Comments: Please!

Sources: the above two books, plus Wikipedia







Posted by: philipfontana | August 4, 2016

Dewey Beach, DE


“Doing Dewey”

Year #19

Dewey Beach, Delaware


Phil & Geri Fontana

1 SizeBalcony

         The “Balcony” at the #207 Sunspot condo…For wife Geri & me the view is equaled by the time spent on the balcony reading, people watching, spotting dolphin, cigar smoking (me!), & in happy hours!



     Excuse us for living two weeks a year on the beach in Dewey Beach, Delaware. We’ve been doing so now for 19 years in a condo, “Sunspot,” on McKinley Street. We started for the first 13 years in an efficiency-room timeshare hotel, the Surf Club, right next door. We were slow to catch on, making the switch to the Sunspot condos. The trade-off was giving up the Surf Club pool and gaining the amenities of a condo and considerably lower rates at Sunspot.

The question we are asked most often is why the beach in Delaware and not our own New Jersey with 120 miles of fine shoreline that served us well growing up in the 1950’s and 1960’s? Our standard answer is, “Exactly! We loved the New Jersey shore when we were kids! And we’ve found it again in Delaware!” – – Less people, less traffic (Well there was less traffic! That’s getting worse!), less expensive, plenty of space on the beach, more freedom re regulations from using floatation devices to surf-fishing (mornings, evenings, or even day-time with sufficient feet from swimmers). We discovered the shore points of Delaware in the late 1990’s, picking up a brochure at a rest-stop while transporting our oldest son back to the University of Delaware.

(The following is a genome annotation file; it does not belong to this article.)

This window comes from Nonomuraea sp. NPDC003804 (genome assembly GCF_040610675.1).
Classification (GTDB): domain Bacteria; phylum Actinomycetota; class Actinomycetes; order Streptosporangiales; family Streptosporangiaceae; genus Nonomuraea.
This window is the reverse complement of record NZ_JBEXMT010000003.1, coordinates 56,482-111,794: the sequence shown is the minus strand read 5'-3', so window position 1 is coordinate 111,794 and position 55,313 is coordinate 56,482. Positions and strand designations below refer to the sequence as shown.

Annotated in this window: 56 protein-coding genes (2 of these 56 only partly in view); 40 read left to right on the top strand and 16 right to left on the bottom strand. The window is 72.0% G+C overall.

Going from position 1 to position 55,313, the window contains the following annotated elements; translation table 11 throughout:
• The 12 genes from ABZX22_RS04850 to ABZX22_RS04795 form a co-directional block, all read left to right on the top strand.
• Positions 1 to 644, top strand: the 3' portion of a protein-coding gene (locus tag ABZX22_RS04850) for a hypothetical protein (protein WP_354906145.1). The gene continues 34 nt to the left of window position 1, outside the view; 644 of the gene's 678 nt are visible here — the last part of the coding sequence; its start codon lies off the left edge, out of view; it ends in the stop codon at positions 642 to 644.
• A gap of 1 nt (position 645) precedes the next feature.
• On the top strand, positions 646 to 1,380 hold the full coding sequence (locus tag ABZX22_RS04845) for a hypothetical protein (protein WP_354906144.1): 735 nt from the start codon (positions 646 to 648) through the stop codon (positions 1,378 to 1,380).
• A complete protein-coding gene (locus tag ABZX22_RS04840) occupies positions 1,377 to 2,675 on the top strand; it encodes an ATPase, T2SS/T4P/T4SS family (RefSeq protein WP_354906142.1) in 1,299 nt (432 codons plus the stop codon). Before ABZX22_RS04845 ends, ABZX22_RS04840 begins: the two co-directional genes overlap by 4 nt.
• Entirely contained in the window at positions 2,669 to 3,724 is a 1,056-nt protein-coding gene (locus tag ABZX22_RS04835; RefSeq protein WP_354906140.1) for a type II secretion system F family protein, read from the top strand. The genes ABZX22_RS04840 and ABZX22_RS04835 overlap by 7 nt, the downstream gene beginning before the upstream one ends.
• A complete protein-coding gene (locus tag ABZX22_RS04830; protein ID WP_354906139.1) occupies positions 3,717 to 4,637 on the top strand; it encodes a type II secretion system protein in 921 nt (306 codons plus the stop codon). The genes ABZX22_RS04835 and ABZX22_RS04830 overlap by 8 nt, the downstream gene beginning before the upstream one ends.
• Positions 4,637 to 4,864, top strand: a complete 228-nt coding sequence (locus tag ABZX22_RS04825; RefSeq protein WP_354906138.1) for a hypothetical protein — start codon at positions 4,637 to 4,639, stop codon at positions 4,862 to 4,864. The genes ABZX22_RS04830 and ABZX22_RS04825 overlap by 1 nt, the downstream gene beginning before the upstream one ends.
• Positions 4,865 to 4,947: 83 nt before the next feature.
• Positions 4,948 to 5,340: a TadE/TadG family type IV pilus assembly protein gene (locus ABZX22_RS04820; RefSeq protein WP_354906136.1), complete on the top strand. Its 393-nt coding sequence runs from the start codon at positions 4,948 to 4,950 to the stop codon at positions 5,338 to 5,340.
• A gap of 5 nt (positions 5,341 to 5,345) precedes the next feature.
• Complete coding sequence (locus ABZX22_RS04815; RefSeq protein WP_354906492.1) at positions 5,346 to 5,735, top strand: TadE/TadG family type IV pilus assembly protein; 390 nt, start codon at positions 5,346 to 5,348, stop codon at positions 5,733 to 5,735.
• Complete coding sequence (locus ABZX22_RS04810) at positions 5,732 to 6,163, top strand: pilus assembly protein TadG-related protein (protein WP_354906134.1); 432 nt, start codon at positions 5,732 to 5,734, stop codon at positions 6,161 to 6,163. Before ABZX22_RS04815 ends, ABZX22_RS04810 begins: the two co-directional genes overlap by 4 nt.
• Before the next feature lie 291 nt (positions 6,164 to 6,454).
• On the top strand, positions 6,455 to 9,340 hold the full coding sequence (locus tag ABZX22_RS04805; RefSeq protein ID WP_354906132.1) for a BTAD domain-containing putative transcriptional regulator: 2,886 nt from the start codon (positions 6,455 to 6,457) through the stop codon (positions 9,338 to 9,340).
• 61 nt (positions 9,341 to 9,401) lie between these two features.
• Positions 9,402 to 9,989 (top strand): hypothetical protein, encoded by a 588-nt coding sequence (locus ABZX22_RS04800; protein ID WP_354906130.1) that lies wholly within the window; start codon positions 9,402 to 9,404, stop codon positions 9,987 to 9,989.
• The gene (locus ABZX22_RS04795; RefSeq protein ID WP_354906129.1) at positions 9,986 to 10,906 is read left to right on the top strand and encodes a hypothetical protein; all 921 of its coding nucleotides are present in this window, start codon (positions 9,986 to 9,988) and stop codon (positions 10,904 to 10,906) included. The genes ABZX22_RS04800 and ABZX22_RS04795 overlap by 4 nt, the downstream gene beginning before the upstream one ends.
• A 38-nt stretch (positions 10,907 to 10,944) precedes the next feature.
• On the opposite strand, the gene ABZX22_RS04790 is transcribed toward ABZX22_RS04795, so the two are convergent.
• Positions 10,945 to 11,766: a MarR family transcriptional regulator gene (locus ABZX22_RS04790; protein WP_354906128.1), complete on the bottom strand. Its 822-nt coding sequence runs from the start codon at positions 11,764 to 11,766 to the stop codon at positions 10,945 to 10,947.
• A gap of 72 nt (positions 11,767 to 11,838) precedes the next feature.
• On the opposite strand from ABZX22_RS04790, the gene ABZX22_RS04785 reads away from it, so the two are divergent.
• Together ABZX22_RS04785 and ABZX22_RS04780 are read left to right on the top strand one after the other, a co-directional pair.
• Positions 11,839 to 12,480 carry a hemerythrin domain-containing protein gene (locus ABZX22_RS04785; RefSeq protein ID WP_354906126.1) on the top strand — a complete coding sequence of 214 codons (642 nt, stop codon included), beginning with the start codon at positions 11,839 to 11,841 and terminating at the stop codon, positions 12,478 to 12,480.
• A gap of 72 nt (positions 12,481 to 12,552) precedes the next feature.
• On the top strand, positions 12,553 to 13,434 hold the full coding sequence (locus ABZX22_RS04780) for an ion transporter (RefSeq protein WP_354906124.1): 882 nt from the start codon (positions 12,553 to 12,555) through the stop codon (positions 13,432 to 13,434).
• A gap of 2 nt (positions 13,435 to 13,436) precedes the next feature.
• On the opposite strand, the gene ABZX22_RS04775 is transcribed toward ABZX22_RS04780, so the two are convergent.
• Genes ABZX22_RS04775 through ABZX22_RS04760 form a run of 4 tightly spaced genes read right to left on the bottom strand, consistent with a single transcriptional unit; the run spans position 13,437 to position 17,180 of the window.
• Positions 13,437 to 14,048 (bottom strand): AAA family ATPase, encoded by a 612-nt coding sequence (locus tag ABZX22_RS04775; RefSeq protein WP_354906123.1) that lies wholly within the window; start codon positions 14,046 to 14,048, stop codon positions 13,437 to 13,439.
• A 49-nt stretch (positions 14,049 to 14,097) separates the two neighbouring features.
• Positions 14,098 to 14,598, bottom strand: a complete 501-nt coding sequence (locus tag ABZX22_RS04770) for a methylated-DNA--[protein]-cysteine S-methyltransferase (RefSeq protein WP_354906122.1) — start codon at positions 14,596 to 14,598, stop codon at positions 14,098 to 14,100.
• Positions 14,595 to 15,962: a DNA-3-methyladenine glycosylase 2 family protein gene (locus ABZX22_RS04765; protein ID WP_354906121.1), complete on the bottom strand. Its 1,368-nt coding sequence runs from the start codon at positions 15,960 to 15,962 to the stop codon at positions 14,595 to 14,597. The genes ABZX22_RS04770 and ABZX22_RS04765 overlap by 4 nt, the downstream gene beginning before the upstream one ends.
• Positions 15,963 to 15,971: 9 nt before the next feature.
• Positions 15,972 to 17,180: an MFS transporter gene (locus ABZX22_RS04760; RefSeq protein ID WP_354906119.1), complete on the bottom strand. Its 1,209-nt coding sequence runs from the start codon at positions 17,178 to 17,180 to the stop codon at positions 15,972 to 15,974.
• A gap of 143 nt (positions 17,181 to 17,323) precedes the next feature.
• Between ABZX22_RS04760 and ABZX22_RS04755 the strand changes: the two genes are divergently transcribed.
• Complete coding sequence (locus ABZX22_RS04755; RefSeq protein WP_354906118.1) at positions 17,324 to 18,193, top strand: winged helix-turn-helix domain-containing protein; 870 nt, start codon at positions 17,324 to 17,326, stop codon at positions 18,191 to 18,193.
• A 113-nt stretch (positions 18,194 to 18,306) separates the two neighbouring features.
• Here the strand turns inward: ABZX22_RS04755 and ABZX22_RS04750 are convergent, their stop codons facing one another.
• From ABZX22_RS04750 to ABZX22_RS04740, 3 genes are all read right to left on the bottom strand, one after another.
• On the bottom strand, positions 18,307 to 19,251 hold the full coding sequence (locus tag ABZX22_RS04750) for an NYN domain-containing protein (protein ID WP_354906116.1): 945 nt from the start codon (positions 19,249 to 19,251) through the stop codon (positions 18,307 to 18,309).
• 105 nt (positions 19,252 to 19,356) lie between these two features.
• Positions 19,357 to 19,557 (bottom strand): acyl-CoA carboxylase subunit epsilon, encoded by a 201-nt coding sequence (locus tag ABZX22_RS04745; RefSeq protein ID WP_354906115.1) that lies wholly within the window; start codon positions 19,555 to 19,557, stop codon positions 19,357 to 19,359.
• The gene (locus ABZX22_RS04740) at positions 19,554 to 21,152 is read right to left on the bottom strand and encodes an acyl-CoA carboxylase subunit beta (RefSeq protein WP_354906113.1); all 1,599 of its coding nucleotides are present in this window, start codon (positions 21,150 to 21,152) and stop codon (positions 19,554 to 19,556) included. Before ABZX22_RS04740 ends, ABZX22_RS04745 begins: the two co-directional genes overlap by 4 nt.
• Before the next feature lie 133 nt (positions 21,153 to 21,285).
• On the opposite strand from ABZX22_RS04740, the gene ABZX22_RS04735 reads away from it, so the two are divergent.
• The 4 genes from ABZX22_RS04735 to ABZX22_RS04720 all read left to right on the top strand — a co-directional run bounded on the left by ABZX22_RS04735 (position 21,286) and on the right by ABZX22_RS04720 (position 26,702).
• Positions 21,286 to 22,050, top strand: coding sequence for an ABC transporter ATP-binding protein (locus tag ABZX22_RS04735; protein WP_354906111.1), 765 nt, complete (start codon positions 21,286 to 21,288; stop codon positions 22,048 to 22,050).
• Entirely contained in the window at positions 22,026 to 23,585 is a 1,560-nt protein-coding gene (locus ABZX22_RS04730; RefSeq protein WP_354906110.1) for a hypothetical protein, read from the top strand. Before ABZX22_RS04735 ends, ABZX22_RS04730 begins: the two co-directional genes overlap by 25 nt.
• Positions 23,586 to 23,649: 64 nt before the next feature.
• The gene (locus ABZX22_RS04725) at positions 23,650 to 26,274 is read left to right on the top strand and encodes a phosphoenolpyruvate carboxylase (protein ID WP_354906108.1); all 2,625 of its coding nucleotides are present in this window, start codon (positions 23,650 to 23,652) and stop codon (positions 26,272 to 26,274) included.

Dewey Beach quickly became our favorite spot for what is “vacation” to us; pure and simple quiet and rest, “R & R”! We like to distinguish our relaxing vacations as opposed to other trips we fully enjoy from sightseeing (especially Europe) to fishing in upstate New York. I am sure most of you have your favorite place or places you like to return to. And we see the photos and hear all about so many wonderful places. But we happened to get to know “Dewey” and Dewey Beach became our favorite place to vacation, rest, and find 2 weeks of peace each year on the beach.

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      Cape May is our destination on the way to the Cape May-Lewes Ferry. It’s only 167 miles down the Garden State Parkway from our home in Montville, NJ. If we head out early or book a later ferry reservation, we can steal an hour or two in scenic Cape May, as can be seen with these colorful B&Bs along the ocean front, a worthy destination in its own right!

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     The Cape May-Lewes Ferry turns our modest vacation trip into a little adventure each year. The Cape May-Lewes Ferry Authority is an independent, non-profit operation run by New Jersey & Delaware. Pictured here is one of the three ferry boats in operation, down from a fleet that numbered five. The ferry ride is about an hour & twenty minutes. It eliminates about 80 miles of driving down the New Jersey Turnpike, over the Delaware Memorial Bridge, & south to the Delaware shore. We just drive the 167 miles to Cape May, catch the ferry to Lewes, Delaware, & meander maybe 3 miles down the main drag, Rt. 1, to Dewey. Just know the ferry reservation roundtrip for two is $108. – – Drive more miles or “pays your money”! – – “Different strokes for …”